Sat, Mar 22, 2014 - Page 3 News List

LEGISLATIVE SIEGE: Police bolster security as president snubs students

Staff writer, with CNA

Barricades are placed in front of the Presidential Palace in Taipei yesterday.

Photo: AFP

Police reinforced security in the area surrounding the Presidential Office yesterday as protesters expressed regrets over President Ma Ying-jeou’s (馬英九) failure to meet their demand by midday for a detailed review of a controversial service trade agreement with China.

Barbed-wire barriers were set up on Ketagalan Boulevard in front of the Presidential Office Building, as well as at the nearby 228 Peace Park. Police also increased their presence at the headquarters of the Executive Yuan about a kilometer away.

Meanwhile, traffic restrictions were expanded as the opposition Democratic Progressive Party (DPP) mobilized its own protest rally outside the Legislative Yuan.

The traffic controls covered Zhongshan S Road, Qingdao E Road, Zhengjiang Street, Jinan Road, Ketagalan Boulevard, Chongqing S Road and Aiguo W Road.

Restrictions could be expanded to cover parts of Civic Boulevard, Zhonghua Road, Heping W Road and Jinshan S Road, police said.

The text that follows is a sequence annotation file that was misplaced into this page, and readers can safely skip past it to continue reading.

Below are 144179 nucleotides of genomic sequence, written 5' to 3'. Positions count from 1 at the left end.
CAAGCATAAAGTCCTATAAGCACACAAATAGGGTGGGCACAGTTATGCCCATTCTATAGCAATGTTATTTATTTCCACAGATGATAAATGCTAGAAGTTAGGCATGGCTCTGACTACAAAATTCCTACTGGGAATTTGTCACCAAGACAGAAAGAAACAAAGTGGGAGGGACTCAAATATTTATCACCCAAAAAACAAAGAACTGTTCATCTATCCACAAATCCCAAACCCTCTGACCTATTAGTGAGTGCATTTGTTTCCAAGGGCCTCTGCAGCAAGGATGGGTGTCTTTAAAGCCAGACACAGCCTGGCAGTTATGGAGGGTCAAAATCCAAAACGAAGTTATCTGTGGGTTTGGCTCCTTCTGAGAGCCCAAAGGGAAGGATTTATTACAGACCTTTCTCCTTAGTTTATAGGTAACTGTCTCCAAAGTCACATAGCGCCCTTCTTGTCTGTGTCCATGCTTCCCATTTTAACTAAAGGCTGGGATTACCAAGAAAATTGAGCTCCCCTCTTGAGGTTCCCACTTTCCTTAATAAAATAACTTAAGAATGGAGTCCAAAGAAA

Security around the Presidential Office and the Executive Yuan were being bolstered as the protesters — mostly students — voiced their disappointment at Ma’s lack of response to their demand.

Hundreds have occupied the Legislative Yuan since late Tuesday in reaction to a plan by the Chinese Nationalist Party (KMT) to speed the cross-strait service trade agreement through the legislative process. Thousands more surrounded the legislative complex in a mostly peaceful confrontation with police.

Meanwhile, an official, who requested anonymity, said yesterday that the current session of the Legislative Yuan, scheduled to end in late May, might have to be extended to mid-July due to potential repair work related to the continued occupation of the legislative chamber by protesters.

The official estimated that the hundreds of demonstrators had caused NT$100 million (US$3.27 million) in damage to tables, chairs, electronic voting machines and other electronic devices since they took over the legislative chamber and barricaded themselves in on Tuesday night.

However, Tsai Wei-min (蔡衛民), head of the legislature’s general affairs division, said that an accurate estimate of the damage would not be available until after the protest comes to an end.

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